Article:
?EB: No, the symposium’s yet to be overrun by carebear or frog zines. But ?yeah the zine scene does tend to go through waves every few years. A ?few years ago it felt like it was totally dominated by punk zines, in ?2007/8 it felt like a lot of people who made comics started consciously ?making them as zines. More recently it seems like a lot of ? illustration students have been really taken by making zines. Those? trends tend to be reflected in the people who apply for stalls at the? London Zine Symposium – this year we’ve had loads of applications from ? various groups of students around the country.? ? ?

What is the zine scene like in London? Do you think there’s a good ? level of community? What kind of people get into it? ? What are a few of your favourite zines? Is there anyone you’re excited about meeting ?at the symposium?
?EB: I think there’s a pretty vibrant zine scene in London. A lot of that ?has to do with the group of people running the Alternative Press ?project that’s done a bunch of small scale events at places like the ? Foundry, as well as a couple of larger ones at the St Aloysius centre ?near Euston. It’s meant that there’s now zine events happening throughout the year in London, which can only be a good thing. And yeah, there’s certainly a supportive scene amongst zinesters, there’s ?not much machismo or competiveness that you get in other scenes that ?I’ve been heavily involved with.? ?I’m not sure there’s one type of person that makes zines; it takes all sorts. I guess it’s people who feel they have something to say but ?don’t want to go through the traditional channels to express ?themselves. And I’ve discovered so many great people and great zines ?whilst being involved that that’s a pretty impossible question to ?answer. Though Maximum Rock N Roll, Punk Planet, My Evil Twin Sister, ?Inside Front, 12o5 and Scanner will always have a place close to my ? heart!? ? At the symposium I’m looking forward to meeting Matthew Murray – who’s ?running the artist trading card exchange – and Geoff – who’s running ?the kids comix workshop. And of course in general I’m just looking? forward to seeing old friends from across the continent!? ? ?

Zine symposium

How important do you think DIY culture is? What are your views on DIY as a form of resistance to mainstream media and their messages?
?EB: I think DIY’s vital. I think it gives resources and space for radical thought to grow and exist and hopefully gives an alternative to the ?hegemony of mainstream culture. You need a radical culture to exist for any radical change to happen. DIY is, obviously, way bigger than ?just zines though. I think zines can be used by radicals as a way to quickly communicate with people, but I’m not sure that making a zine ?is necessarily inherently radical. But DIY, in general, is certainly ? a corner stone in any anti-authoritarian organising be it squatting ?social centres, taking over the streets or organising a really? awesome gig!? ? ?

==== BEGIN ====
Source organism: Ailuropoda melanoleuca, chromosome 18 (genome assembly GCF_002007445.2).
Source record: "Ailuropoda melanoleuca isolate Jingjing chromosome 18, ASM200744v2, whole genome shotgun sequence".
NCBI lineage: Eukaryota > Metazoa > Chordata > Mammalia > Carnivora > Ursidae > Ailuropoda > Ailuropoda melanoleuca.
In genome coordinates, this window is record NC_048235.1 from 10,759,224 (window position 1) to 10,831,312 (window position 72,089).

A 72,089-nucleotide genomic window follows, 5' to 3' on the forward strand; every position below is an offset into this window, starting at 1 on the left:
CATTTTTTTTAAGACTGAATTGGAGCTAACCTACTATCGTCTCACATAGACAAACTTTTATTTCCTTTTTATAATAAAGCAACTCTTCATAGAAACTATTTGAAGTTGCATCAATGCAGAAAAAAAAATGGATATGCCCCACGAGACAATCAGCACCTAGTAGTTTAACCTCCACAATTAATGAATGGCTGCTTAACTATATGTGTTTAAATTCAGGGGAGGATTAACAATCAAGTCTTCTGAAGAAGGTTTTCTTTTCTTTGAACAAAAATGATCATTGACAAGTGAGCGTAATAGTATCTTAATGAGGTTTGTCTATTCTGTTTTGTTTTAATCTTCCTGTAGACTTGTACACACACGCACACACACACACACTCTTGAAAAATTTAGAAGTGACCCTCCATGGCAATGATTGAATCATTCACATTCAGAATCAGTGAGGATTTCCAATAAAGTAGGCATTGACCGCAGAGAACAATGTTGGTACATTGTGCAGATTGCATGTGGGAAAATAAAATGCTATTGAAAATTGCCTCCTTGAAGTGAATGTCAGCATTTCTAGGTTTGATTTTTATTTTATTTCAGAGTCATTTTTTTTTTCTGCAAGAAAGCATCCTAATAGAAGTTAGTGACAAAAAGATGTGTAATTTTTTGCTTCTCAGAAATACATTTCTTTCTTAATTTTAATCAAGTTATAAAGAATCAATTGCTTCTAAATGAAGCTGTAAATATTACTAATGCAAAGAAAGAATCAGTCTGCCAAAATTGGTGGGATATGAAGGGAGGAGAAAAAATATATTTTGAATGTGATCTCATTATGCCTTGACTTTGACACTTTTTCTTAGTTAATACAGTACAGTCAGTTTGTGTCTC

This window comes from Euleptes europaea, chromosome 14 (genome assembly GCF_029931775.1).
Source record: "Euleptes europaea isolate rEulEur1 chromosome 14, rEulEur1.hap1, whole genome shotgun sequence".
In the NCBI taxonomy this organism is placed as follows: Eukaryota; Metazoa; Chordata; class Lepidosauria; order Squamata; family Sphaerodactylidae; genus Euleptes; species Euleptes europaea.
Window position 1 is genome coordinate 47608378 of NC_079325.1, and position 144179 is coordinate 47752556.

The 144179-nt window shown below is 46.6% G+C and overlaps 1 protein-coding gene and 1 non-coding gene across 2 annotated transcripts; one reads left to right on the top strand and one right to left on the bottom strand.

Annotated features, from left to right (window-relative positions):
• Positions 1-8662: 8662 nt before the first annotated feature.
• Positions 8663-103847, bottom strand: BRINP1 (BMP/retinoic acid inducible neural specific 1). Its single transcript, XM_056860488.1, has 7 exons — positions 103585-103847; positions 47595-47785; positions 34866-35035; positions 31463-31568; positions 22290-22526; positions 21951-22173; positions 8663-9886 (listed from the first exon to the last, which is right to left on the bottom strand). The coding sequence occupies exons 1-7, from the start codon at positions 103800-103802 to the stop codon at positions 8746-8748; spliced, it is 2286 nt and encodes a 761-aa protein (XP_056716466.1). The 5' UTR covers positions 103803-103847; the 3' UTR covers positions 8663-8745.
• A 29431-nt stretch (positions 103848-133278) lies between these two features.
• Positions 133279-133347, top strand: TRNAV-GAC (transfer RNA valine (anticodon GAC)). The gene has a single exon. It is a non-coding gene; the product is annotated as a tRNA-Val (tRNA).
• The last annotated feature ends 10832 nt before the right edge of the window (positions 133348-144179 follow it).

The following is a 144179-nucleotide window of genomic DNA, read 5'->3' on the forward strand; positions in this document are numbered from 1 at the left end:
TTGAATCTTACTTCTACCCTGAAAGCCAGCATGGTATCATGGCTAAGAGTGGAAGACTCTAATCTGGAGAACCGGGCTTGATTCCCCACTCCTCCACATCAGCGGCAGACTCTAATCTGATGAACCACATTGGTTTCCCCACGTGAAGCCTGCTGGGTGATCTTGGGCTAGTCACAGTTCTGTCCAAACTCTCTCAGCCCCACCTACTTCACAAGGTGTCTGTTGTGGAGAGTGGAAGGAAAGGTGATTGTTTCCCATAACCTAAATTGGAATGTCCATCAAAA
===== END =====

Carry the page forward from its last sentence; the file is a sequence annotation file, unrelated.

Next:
I like the idea of artist trading cards! Will there be other crafty ? things to see and do around the symposium? And why is the comic ?workshop only for kids?
?EB: Yeah, the artist trading cards should be cool. And I know it’s a shame ? that the comic workshop is only for kids, but then again kids tend to ?get left out of zine culture sometimes, so it’s cool that they’re going to have their own space at this year’s Symposium.

Do you organise any events based around DIY? culture other than the LSZ? If so, what are they and how can people ? get involved?
EB: There’ll be another zine in a day project at this year’s symposium, which hopefully will be printed on the day itself if all goes according to? plan. I’m afraid LZS is enough of an event to last us all a full year. ?We all put on DIY gigs, organise protests, work in social centres and ? what have you, but nothing on the scale of the Zine Symposium!? ? ?

The Individual Zine Rocks table encourages people with just one zine? to get involved, first-timers or small scale creators; do you have any? tips for people interested in getting into the zine scene on getting ?heard about?
?EB: It’s tricky to give specific pointers, though it’s worth reading Alex ?Wrekk’s ‘Stolen Sharpie Revolution’, which does a really good job of ?explaining the zine scene and all it’s myriad quirks. If you’re interested in making a zine you should just make one. Better to have tried and failed than not have tried at all! If you wanna get heard about come along to zine events, trade zines with other people and ?make sure you get copies into any shop that will have them!? ?

You heard what the man said! Come along to the London Zine Symposium, The Rag Factory, Henage Street, just off Brick Lane, Saturday 29th May 12-6pm. Our original listing is posted here.

aniela-murphy-zinesymposium
Illustration by Aniela Murphy/Nelsonmandelton.